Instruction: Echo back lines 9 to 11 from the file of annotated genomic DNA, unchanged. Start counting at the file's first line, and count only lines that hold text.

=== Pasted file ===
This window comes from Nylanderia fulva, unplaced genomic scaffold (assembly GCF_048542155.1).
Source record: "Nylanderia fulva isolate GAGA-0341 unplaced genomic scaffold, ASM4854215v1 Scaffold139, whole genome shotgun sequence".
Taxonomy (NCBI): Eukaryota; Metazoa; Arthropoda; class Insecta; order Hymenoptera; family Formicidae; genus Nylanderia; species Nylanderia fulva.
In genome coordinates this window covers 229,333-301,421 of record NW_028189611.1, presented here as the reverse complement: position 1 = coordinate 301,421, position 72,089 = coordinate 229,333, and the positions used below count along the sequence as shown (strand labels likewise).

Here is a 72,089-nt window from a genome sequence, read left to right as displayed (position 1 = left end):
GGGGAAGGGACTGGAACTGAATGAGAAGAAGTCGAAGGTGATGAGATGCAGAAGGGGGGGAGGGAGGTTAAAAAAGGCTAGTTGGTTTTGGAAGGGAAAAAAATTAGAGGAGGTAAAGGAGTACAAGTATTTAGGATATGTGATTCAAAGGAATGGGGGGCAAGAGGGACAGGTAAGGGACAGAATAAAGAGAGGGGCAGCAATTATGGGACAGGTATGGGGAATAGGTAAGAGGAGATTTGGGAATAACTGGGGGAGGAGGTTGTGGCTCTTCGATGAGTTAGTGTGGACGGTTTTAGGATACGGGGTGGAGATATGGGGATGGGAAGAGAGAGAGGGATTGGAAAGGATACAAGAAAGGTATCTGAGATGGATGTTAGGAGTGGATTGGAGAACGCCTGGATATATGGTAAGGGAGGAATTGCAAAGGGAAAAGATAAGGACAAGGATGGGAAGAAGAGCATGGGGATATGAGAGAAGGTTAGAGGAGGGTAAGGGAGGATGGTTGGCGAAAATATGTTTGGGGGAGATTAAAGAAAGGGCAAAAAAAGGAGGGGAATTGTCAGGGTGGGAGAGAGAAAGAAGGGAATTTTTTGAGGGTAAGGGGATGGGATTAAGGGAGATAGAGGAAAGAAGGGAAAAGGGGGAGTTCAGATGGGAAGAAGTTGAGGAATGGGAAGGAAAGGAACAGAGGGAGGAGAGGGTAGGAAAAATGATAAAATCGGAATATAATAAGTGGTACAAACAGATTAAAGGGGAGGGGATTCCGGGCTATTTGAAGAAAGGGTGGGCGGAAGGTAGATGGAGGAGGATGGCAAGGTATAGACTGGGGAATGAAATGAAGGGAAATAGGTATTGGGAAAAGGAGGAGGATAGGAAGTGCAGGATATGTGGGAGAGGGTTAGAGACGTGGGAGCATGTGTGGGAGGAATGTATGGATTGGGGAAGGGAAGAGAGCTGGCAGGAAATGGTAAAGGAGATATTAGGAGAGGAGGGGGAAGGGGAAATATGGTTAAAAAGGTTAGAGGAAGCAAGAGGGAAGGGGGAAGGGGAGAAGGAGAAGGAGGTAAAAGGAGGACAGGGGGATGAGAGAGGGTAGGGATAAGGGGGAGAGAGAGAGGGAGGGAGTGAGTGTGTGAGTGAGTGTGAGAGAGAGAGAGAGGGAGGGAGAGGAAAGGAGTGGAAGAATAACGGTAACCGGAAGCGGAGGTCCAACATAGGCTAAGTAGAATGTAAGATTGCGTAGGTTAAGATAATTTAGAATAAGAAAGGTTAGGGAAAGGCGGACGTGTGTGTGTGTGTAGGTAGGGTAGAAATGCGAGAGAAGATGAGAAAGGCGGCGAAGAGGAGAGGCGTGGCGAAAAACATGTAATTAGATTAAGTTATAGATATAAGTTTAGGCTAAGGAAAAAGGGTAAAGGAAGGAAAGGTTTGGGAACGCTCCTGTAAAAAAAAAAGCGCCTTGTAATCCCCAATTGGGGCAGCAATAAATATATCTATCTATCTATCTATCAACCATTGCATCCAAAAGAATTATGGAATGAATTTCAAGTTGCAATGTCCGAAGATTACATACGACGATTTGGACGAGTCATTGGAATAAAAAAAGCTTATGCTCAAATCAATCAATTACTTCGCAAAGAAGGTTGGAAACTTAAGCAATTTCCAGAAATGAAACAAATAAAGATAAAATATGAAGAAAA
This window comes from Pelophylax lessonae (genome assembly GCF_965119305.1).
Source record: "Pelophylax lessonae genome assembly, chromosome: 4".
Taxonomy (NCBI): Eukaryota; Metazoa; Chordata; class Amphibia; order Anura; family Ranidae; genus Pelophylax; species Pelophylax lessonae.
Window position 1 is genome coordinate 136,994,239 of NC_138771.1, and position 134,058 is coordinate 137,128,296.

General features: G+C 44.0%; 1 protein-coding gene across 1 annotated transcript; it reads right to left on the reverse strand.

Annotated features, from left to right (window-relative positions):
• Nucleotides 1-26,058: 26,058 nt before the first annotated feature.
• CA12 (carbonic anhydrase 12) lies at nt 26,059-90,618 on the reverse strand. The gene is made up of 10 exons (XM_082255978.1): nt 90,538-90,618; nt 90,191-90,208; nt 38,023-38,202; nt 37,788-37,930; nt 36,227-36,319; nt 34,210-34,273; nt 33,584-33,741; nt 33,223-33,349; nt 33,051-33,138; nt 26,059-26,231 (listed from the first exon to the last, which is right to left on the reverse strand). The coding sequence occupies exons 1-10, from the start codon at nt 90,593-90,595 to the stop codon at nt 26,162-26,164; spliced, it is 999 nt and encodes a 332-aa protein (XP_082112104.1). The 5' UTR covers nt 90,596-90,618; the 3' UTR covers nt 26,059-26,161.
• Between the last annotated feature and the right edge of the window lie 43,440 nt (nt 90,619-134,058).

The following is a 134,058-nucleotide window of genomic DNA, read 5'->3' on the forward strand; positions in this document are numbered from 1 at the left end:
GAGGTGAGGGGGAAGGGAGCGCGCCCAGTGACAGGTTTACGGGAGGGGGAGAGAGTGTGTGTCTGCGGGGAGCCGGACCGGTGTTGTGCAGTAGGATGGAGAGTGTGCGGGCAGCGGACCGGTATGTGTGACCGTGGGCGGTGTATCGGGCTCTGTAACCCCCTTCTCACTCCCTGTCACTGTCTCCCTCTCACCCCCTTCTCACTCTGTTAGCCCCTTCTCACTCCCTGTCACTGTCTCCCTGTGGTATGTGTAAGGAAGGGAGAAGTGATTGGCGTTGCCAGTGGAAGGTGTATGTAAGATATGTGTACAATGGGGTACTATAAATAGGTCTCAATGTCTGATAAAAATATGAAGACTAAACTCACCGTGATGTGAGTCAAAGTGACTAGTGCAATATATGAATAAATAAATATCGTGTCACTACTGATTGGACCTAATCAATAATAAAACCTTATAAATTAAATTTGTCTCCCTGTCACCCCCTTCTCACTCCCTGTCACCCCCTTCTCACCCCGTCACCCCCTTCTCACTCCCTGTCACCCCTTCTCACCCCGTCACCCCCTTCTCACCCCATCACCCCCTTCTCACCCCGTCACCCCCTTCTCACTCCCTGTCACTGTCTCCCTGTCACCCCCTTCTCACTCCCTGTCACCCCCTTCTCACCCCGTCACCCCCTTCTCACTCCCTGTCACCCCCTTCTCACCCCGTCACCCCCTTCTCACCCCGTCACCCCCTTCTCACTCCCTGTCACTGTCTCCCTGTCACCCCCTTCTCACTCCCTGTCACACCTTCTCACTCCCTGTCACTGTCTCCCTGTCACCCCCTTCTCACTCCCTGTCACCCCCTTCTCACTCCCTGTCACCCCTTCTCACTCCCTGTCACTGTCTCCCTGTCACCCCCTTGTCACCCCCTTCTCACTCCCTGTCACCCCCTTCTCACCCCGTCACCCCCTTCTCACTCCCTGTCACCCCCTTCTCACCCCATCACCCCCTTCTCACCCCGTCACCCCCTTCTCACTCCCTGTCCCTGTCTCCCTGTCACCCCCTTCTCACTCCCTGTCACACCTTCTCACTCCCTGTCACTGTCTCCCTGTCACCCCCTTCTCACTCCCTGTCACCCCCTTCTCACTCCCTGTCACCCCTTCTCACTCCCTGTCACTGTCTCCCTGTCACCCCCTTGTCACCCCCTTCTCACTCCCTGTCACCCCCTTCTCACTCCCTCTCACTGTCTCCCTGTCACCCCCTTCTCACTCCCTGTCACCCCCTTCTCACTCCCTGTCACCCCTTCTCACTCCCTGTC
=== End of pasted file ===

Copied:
Taxonomy (NCBI): Eukaryota; Metazoa; Chordata; class Amphibia; order Anura; family Ranidae; genus Pelophylax; species Pelophylax lessonae.
Window position 1 is genome coordinate 136,994,239 of NC_138771.1, and position 134,058 is coordinate 137,128,296.

General features: G+C 44.0%; 1 protein-coding gene across 1 annotated transcript; it reads right to left on the reverse strand.